Early medieval Irish literature thoroughly discusses the ideology of kingship; the tales about kingship both acted as exemplum literature for early Irish kings and, for modern scholars, elaborate on early Irish society's values. Although there is no specific evidence which indicates that the tales were used as exemplum, it seems fairly clear. Certainly there was literature designed to educate king's about their responsibilities. Audacht Morainn, a letter from an advisor to a prince, was clearly designed for just that purpose. The extent of the concern which early medieval literature has for kingship and, specifically, the values of kingship, indicates that this literature was intended for the education of kings as well as for entertainment. Having good kings was certainly very important to the medieval Irish; a good king secured peace and prosperity for his land. The reasons for the likely existence of exemplum literature for kings does not, however, indicate that the ki!
ngship literature must include that exemplum literature. What does indicate that kingship literature is, or at least includes, exemplum literature, is that the major themes in kingship literature deal with either how to be a good king or how not to be a bad king. As justice is perhaps the single most important quality of a king, it is unsurprising that much of the kingship literature pertains to good and bad judgments. Kingships are gained and lost through the justice, or lack thereof, of a king's judgments. These tales investigate what distinguishes a good judgment from a bad and why bad judgments are made. Significantly, in the kingship tales, bad judgments almost always occur when a king attempts to judge his own kin. The tales serve as a warning to kings to either avoid judging their kin or to be particularly careful to be just while doing so. They advise a king that success in battle is necessary to keep the throne. They reveal what situations trickery is accept!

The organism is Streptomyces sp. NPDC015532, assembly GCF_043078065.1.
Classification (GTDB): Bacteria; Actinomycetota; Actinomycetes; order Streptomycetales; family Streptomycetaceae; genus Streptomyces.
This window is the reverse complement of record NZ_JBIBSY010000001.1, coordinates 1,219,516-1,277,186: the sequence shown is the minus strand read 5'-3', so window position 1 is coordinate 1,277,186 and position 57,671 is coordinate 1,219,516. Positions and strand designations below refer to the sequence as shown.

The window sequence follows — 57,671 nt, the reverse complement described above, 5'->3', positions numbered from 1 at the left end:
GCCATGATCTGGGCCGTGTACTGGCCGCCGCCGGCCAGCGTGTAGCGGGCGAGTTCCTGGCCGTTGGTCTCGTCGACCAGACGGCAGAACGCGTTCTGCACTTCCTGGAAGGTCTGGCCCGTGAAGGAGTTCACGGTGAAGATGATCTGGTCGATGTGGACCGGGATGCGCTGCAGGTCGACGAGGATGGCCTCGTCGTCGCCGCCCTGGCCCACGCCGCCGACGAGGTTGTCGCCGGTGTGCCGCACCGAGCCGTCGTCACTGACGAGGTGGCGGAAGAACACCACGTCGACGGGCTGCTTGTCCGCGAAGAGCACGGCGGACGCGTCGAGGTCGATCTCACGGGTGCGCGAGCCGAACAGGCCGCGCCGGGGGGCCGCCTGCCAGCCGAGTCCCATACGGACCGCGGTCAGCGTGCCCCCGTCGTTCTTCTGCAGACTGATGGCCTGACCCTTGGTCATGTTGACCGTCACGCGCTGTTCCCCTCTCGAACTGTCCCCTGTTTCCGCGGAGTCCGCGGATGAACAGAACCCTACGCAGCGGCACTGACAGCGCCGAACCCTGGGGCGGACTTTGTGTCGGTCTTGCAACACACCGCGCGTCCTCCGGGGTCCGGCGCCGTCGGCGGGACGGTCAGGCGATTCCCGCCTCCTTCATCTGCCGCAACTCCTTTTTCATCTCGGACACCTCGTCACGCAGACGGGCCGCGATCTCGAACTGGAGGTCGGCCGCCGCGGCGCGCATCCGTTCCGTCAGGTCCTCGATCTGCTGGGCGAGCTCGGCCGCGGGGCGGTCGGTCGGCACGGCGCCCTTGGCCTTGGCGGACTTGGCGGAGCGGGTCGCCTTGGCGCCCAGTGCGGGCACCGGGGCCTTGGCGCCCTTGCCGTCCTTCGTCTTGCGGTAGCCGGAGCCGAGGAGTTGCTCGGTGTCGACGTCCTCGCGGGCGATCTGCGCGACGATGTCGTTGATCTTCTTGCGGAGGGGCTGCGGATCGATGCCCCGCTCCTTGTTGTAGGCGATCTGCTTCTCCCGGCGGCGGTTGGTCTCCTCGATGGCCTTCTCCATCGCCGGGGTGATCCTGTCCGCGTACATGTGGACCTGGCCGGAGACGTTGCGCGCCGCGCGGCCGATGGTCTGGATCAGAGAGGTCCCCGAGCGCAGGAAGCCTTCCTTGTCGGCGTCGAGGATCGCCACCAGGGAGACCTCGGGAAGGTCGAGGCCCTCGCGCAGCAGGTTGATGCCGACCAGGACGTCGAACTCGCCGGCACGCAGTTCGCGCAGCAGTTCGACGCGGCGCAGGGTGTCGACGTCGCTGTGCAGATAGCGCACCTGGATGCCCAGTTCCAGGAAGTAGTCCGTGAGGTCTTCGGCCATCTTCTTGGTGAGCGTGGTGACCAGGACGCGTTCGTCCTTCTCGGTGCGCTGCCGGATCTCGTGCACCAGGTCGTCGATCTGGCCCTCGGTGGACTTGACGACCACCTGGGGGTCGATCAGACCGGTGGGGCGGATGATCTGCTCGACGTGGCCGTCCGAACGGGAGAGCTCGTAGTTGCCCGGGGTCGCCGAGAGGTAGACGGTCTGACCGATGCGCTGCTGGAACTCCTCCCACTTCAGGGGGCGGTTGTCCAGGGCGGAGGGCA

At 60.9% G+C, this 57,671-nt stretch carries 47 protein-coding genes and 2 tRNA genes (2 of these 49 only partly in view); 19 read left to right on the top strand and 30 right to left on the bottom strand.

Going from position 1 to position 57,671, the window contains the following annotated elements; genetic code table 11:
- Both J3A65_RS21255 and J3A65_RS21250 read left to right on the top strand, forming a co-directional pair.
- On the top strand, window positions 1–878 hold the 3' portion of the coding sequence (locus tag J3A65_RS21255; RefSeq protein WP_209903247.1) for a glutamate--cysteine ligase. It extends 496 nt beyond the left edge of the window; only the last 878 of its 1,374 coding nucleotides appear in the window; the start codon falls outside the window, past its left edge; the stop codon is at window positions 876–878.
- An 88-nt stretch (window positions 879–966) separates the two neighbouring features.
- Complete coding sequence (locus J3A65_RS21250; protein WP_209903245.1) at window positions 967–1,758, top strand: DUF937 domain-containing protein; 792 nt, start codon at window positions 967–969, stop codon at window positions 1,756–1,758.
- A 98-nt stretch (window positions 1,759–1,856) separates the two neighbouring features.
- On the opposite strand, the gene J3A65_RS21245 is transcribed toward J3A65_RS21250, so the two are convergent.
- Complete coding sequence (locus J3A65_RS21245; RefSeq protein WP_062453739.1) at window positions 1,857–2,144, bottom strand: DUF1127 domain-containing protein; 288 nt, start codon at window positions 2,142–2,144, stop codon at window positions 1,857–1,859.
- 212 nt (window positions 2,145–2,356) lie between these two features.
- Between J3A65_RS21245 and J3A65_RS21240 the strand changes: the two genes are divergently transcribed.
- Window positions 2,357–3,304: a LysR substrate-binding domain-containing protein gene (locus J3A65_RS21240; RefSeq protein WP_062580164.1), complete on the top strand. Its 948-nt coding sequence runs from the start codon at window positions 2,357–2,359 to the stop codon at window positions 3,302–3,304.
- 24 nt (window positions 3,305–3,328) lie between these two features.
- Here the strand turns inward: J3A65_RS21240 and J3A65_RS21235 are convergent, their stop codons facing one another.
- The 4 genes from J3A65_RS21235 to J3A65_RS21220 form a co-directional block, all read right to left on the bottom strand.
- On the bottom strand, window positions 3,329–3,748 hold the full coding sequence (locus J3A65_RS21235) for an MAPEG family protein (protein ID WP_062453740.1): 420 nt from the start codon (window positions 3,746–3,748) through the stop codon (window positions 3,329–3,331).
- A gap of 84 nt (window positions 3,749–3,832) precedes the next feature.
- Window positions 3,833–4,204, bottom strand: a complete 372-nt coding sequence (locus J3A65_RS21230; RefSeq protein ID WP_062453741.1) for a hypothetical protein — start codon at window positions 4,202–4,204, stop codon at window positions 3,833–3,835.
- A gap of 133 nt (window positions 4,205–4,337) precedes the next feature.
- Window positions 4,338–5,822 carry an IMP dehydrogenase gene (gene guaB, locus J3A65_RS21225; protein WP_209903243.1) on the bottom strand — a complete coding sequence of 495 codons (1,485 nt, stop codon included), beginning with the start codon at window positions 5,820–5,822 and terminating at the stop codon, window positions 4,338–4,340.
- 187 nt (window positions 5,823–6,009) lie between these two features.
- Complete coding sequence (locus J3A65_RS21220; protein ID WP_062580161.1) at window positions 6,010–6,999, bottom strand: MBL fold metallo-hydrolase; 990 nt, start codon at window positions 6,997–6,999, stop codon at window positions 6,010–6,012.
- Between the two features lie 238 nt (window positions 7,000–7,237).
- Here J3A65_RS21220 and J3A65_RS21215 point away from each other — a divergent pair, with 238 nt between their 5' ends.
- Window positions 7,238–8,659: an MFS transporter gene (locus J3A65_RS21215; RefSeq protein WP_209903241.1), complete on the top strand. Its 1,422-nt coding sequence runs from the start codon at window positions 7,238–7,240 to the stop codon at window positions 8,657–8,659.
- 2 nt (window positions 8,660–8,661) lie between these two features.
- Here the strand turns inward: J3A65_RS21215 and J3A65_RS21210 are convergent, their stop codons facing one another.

able in and in what situations it is not acceptable. Or rather, they indicate that trickery itself is acceptable, but that disloyalty or using trickery to abuse the justice system is unacceptable. The connection between the kingship and the supernatural is also significant and provides a great deal of insight on what was important in early Irish judgments. It was the responsibility of the Otherworld to judge the kings and to keep a just ruler on the throne. According to the tales, the Otherworld certainly did depose numerous kings for unjust actions, but how it decided which kings were just and which unjust is reveals even more about the early medieval Irish sense of justice. The Otherworld did not depose kings based solely on a single unjust action; rather, it judged them as they themselves judged others. If a king acted precipitously, he was judged precipitously; if he was patient, he was given time to prove or disprove himself. Despite the tales' harsh criticism of k!
ings who allow their emotions and kinship loyalties to interfere with their judgments, early Irish justice was not supposed to be unaffected by the personalities of those being judged. It was important for the kings not to be partial, but a just judgment took into account the temperaments of those involved. One of the primary roles of kingship literature was to educate kings and future kings about how to fulfill their duties properly; in addition to serving this purpose, it now reveals a great deal about early Irish kingship and social values.
Kingship and social values are considered to be among the most important themes which Early Gaelic literature discusses. However, while even the study of Early Gaelic or Old Irish can be considered recent in comparison to academic studies on other languages from the eighth to tenth centuries, within the study of Early Gaelic, the study of literature as literature rather than literature as myth or literature as history is even...